Win title game over first-place team
The Brewers upset the Indians 5-1 to win the Philipstown Little League Majors Championship in a well-played game at the North Highlands baseball field on June 14.
The Minors championship game is scheduled for 9:15 a.m. on Saturday, June 17.
The Indians had earned a first-round bye by finishing the season in first place. They entered the title game with a 9-5 record, including a split with the Brewers (3-10) in their two regular-season meetings.
Some well-placed hits and aggressive base running helped the Brewers jump to a three-run lead in the top of the first inning. Indians’ pitcher William Bradley then settled down to pitch four consecutive scoreless innings.
Brewers’ pitcher Julian Ambrose was dominant, retiring the first nine batters he faced. In the bottom of the fourth, after a walk gave the Indians their first base runner, Bradley boomed a triple that landed just short the fence in deep right center field, breaking the shutout.
Tension mounted when a walk and stolen base put the tying runs in scoring position but Ambrose bore down, striking out the next two batters.
A sacrifice fly by the Brewers’ Evan Tighe and Thomas Tucker’s towering triple added two insurance runs in the top of the sixth. Roy Smith came in from the bullpen in the bottom of inning and closed out the game, a repeat of his performance in Saturday’s semi-final.
Photos by Michael Turton
On June 10, the Majors division played its first round of playoffs. The second-place Yankees (3-9) faced the third-place Brewers (2-10) for a chance to take on the first-place Indians on June 14.
In previous meetings with the Brewers, the Yankees prevailed. This time, the teams were featuring their No. 1 pitchers, Julian Ambrose for the Brewers and Hunter Erickson for the Yankees. The Yankees also featured power hitting Milo Shuk, who already had one long home run to his credit this season.
Both pitchers worked scoreless first innings, Erickson pitching around a two-out triple from Ambrose. In the top of the second, the Brewers broke through. Tighe beat out a grounder to shortstop and a series of patient at bats and aggressive base-running produced three runs.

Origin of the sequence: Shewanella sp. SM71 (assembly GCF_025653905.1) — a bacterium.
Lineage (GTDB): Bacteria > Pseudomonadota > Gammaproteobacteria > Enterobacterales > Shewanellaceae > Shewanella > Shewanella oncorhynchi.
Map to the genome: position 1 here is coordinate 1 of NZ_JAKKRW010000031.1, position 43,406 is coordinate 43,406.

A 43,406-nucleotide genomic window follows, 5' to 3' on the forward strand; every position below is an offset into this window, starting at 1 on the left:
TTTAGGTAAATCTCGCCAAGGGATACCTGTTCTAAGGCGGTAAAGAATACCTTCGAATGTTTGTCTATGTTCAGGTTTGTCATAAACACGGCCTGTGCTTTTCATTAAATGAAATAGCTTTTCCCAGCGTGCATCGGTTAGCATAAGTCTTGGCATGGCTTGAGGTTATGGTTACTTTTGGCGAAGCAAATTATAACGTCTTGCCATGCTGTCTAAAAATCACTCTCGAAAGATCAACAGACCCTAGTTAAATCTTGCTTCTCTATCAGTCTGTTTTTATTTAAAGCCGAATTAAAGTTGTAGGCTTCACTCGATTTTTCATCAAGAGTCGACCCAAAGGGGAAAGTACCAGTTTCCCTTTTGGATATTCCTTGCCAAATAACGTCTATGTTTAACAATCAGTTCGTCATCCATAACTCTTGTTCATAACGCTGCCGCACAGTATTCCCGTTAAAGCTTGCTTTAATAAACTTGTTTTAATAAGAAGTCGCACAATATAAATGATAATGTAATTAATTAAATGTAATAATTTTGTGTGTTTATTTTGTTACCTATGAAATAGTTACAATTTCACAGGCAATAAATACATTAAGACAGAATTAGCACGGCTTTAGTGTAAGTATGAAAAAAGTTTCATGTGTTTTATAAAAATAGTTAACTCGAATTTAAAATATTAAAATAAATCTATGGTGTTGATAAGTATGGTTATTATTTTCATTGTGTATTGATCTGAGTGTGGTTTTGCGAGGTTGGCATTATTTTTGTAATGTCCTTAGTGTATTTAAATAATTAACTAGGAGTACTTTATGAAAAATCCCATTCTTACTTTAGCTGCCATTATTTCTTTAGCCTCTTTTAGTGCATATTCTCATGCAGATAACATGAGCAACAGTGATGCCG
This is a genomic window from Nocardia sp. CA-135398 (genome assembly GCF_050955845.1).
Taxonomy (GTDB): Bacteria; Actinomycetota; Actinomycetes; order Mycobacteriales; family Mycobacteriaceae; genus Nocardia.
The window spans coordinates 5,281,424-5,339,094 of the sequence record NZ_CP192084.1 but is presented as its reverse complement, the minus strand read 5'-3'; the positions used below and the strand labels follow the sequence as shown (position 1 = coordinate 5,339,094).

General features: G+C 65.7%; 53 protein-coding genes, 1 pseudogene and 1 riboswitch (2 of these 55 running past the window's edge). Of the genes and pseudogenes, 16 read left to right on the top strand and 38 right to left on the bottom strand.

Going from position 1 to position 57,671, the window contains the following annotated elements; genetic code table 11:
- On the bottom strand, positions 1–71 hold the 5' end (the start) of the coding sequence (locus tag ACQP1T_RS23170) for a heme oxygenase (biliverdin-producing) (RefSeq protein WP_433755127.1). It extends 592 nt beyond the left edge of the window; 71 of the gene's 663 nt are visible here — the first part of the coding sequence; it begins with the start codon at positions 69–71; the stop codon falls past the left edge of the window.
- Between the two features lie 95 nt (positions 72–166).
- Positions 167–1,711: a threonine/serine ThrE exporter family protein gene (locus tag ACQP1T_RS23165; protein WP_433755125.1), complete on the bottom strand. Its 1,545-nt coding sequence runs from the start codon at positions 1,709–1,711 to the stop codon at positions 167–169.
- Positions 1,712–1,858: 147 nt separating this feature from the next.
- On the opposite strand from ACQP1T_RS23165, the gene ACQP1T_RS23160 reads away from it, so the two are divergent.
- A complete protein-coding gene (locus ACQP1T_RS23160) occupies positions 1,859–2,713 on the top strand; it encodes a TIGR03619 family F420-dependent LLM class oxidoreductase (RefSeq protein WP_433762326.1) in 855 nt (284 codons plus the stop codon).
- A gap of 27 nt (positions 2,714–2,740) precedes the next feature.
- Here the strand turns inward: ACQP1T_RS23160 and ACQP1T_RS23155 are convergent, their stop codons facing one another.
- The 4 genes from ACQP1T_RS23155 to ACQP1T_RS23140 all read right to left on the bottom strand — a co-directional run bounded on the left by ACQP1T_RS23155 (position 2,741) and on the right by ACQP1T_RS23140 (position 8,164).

That’s where it stood through the next three and a half innings with pitchers Ambrose (relieved by Smith, who worked a one-two-three fifth) and Jake Higbee holding their opponents at bay.
The Mets put together a serious threat in the bottom of the fourth when Higbee singled and Jordan Albertson blasted a double to put runners on second and third with no outs. Shuk strode to the plate and the infield and outfield played back. In his previous at bat he had driven shortstop Smith into short left field to snare his bid for a seeing-eye pop-up single.
This fielding configuration set the stage for the defensive play of the game. This time, Shuk hit a low looping line drive over the pitcher’s head. With Smith at shortstop playing deep, it looked like a sure infield hit, but Smith flung his body headlong toward the ball and snared it just before it hit the ground. Ambrose then completed four innings of shutout ball by striking out the next two batters.
In the top of the sixth, the Brewers pushed across an insurance run. With Ambrose on third, Conrad White came through with a liner up the middle to knock in the fourth run.
The bottom of the sixth continued the Smith defensive clinic. The first batter, Erickson, slammed a ball up the middle which Smith snared on one bounce to throw to Jake Hotaling at first. Higbee continued his strong offense by working a walk. Albertson, who had hit a double in the fourth, sent a towering pop fly in front of home plate. Smith came off the mound, coolly called off his catcher and snared it for out number 2.
The final out of the game occurred when on a tough comebacker, Smith dove for it, knocked it down and threw to first.Did you find this article useful or informative? Please consider a donation to support our work. Even $5 a month, charged automatically to your credit card, would be terrific. We are able to provide this website and our weekly print paper free to the community -- and pay our writers, photographers and editors for their hard work -- because of the generosity of readers like you.